“Everyone’s got a story”: Nursing and allied health students’ attitudes (interest, desire, and intent) to work with older adults on graduation
Keywords:students' perceptions, older people, ageism
Introduction: Our ageing population requires a highly skilled labour force to ensure the increasing needs of older adults within the health sector are responded to appropriately. Working with older adults can be very rewarding. However, for many university students, it is an unpopular career choice. This study aimed at assessing nursing and allied health students’ perceptions and attitudes along with their interests in working with older adults after graduation.
Methods: This study was part of a larger study conducted from July to December 2020. Five focus groups were conducted with 17 first-semester undergraduate students aged 19–43 years, two of whom were male. Semi-structured questions were conducted with thematic analysis to gain insight into interest in working with older adults on graduation.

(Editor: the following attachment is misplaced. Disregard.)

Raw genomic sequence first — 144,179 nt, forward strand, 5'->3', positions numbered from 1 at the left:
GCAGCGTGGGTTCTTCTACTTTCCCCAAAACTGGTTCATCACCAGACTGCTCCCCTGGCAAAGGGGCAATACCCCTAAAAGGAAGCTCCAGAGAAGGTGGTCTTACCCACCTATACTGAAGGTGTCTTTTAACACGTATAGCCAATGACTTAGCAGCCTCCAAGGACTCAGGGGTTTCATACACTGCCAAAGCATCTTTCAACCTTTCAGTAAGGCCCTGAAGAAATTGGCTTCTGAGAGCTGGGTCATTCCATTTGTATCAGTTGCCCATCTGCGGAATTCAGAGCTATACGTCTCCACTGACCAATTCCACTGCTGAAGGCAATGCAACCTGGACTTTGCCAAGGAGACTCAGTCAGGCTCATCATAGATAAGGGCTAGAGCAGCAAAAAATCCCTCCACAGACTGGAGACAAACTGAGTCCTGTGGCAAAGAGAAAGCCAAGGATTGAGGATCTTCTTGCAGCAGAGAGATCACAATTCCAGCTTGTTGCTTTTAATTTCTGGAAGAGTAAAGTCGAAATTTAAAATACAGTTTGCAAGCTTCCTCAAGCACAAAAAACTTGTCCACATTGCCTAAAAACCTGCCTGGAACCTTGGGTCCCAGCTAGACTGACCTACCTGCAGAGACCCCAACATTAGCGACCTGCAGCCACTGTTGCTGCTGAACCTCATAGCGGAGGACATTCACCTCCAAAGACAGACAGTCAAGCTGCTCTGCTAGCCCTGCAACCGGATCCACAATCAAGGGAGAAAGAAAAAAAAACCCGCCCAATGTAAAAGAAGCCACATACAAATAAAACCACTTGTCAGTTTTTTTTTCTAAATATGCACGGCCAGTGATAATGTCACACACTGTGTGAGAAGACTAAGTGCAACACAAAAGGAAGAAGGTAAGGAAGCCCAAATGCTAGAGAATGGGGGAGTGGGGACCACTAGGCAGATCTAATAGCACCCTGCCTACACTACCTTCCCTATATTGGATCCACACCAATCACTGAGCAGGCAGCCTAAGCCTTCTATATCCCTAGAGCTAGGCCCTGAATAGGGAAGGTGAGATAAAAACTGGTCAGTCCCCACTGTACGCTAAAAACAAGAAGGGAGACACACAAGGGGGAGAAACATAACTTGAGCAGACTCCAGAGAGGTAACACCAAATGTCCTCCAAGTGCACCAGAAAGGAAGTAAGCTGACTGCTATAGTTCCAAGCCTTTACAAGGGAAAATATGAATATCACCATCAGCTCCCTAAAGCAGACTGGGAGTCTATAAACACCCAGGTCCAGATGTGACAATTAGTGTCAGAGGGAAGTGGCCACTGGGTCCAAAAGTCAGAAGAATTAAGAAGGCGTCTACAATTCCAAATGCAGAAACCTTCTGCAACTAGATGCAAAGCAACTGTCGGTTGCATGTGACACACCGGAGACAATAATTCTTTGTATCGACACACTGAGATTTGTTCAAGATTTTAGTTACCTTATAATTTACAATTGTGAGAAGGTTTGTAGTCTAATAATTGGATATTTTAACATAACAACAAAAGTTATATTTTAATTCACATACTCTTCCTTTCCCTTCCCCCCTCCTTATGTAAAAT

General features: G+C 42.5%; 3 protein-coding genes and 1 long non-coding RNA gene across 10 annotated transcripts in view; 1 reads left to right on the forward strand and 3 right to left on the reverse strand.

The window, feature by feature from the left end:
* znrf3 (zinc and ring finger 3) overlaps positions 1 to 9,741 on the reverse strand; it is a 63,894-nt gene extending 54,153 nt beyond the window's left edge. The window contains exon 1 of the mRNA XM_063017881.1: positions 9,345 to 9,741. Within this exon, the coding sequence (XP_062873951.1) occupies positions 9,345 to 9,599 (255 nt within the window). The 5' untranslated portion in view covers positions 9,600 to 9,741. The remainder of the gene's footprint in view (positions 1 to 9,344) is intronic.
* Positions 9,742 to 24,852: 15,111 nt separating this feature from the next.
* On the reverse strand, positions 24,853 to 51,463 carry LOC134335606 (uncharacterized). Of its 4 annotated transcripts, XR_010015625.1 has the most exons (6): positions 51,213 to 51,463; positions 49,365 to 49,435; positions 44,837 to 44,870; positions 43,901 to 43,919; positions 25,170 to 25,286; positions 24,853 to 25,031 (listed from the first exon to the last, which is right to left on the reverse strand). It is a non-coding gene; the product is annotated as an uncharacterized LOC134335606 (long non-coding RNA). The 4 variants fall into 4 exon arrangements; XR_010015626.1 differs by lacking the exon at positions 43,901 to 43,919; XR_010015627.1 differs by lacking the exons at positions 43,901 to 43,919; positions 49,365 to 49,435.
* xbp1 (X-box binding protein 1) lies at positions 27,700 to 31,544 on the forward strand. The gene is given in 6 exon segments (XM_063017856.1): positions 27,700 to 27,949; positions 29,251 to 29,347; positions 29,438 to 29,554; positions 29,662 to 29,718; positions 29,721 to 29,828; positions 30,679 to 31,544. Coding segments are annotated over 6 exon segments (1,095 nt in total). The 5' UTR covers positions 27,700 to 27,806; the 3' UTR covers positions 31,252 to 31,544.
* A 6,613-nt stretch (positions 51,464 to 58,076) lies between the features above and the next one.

Results: Results indicated that older adults were perceived on an age continuum that can be described as “young-old” to “old-old”, with age being “just a number” and that there are variations indicating heterogeneity among older adults. Participants discussed that older adults could be interesting to talk to and be a source of wisdom, using examples from their experiences with older relatives. Challenges of ageing were identified, including physical and cognitive decline, loneliness and financial constraints. A perception of stigma working in aged care along with little financial incentives was identified.
Conclusion: This study provides evidence that students require the opportunity to experience working with older adults in placements and given mentorship opportunities to work specifically with older adults. Further research is needed around scholarship of teaching and learning to address attitude- and stereotype-based positive change.
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